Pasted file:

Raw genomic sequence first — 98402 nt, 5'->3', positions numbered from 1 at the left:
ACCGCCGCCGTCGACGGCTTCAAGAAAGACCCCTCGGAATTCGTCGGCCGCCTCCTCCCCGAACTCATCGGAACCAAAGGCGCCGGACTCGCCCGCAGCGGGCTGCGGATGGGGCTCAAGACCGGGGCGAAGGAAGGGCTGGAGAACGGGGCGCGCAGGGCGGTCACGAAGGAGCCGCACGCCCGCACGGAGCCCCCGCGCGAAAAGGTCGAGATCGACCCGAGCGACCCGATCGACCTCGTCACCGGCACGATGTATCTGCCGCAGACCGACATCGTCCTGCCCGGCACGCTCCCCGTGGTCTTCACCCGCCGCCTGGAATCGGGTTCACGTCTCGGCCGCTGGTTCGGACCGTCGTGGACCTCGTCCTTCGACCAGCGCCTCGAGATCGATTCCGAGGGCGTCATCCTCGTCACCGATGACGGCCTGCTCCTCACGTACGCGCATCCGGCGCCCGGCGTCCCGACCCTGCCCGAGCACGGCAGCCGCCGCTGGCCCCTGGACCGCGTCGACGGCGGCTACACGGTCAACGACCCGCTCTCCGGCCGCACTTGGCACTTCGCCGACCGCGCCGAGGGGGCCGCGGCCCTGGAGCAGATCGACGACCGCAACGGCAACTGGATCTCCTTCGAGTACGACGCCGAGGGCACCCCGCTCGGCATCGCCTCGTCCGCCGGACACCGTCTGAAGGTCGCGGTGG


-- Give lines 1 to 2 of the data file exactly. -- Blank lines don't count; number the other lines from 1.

Raw genomic sequence first — 98402 nt, 5'->3', positions numbered from 1 at the left:
ACCGCCGCCGTCGACGGCTTCAAGAAAGACCCCTCGGAATTCGTCGGCCGCCTCCTCCCCGAACTCATCGGAACCAAAGGCGCCGGACTCGCCCGCAGCGGGCTGCGGATGGGGCTCAAGACCGGGGCGAAGGAAGGGCTGGAGAACGGGGCGCGCAGGGCGGTCACGAAGGAGCCGCACGCCCGCACGGAGCCCCCGCGCGAAAAGGTCGAGATCGACCCGAGCGACCCGATCGACCTCGTCACCGGCACGATGTATCTGCCGCAGACCGACATCGTCCTGCCCGGCACGCTCCCCGTGGTCTTCACCCGCCGCCTGGAATCGGGTTCACGTCTCGGCCGCTGGTTCGGACCGTCGTGGACCTCGTCCTTCGACCAGCGCCTCGAGATCGATTCCGAGGGCGTCATCCTCGTCACCGATGACGGCCTGCTCCTCACGTACGCGCATCCGGCGCCCGGCGTCCCGACCCTGCCCGAGCACGGCAGCCGCCGCTGGCCCCTGGACCGCGTCGACGGCGGCTACACGGTCAACGACCCGCTCTCCGGCCGCACTTGGCACTTCGCCGACCGCGCCGAGGGGGCCGCGGCCCTGGAGCAGATCGACGACCGCAACGGCAACTGGATCTCCTTCGAGTACGACGCCGAGGGCACCCCGCTCGGCATCGCCTCGTCCGCCGGACACCGTCTGAAGGTCGCGGTGG